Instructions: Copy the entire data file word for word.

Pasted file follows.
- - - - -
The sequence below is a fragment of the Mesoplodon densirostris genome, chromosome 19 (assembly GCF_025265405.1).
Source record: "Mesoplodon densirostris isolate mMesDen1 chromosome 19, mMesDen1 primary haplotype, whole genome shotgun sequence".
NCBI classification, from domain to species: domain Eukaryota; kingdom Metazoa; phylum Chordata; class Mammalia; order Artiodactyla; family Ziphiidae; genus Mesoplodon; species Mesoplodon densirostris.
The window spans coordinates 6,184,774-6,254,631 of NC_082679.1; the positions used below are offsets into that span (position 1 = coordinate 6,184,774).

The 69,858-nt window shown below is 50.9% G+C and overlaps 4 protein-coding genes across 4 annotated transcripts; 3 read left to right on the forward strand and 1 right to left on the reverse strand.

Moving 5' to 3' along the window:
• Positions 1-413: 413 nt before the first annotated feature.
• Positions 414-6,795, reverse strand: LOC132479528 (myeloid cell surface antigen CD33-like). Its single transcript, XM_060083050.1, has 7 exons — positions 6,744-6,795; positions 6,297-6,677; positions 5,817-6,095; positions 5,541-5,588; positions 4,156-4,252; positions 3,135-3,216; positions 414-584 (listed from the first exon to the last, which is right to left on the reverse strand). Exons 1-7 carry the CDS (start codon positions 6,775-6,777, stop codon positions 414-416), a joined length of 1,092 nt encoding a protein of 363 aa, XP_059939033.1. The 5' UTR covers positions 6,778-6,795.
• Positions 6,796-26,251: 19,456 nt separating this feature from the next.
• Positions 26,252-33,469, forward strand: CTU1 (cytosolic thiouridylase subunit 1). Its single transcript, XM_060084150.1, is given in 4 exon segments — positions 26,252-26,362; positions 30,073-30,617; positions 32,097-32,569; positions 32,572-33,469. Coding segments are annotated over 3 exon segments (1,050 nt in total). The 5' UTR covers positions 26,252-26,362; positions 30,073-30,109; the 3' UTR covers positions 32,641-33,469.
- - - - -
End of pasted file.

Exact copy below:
The sequence below is a fragment of the Mesoplodon densirostris genome, chromosome 19 (assembly GCF_025265405.1).
Source record: "Mesoplodon densirostris isolate mMesDen1 chromosome 19, mMesDen1 primary haplotype, whole genome shotgun sequence".
NCBI classification, from domain to species: domain Eukaryota; kingdom Metazoa; phylum Chordata; class Mammalia; order Artiodactyla; family Ziphiidae; genus Mesoplodon; species Mesoplodon densirostris.
The window spans coordinates 6,184,774-6,254,631 of NC_082679.1; the positions used below are offsets into that span (position 1 = coordinate 6,184,774).

The 69,858-nt window shown below is 50.9% G+C and overlaps 4 protein-coding genes across 4 annotated transcripts; 3 read left to right on the forward strand and 1 right to left on the reverse strand.

Moving 5' to 3' along the window:
• Positions 1-413: 413 nt before the first annotated feature.
• Positions 414-6,795, reverse strand: LOC132479528 (myeloid cell surface antigen CD33-like). Its single transcript, XM_060083050.1, has 7 exons — positions 6,744-6,795; positions 6,297-6,677; positions 5,817-6,095; positions 5,541-5,588; positions 4,156-4,252; positions 3,135-3,216; positions 414-584 (listed from the first exon to the last, which is right to left on the reverse strand). Exons 1-7 carry the CDS (start codon positions 6,775-6,777, stop codon positions 414-416), a joined length of 1,092 nt encoding a protein of 363 aa, XP_059939033.1. The 5' UTR covers positions 6,778-6,795.
• Positions 6,796-26,251: 19,456 nt separating this feature from the next.
• Positions 26,252-33,469, forward strand: CTU1 (cytosolic thiouridylase subunit 1). Its single transcript, XM_060084150.1, is given in 4 exon segments — positions 26,252-26,362; positions 30,073-30,617; positions 32,097-32,569; positions 32,572-33,469. Coding segments are annotated over 3 exon segments (1,050 nt in total). The 5' UTR covers positions 26,252-26,362; positions 30,073-30,109; the 3' UTR covers positions 32,641-33,469.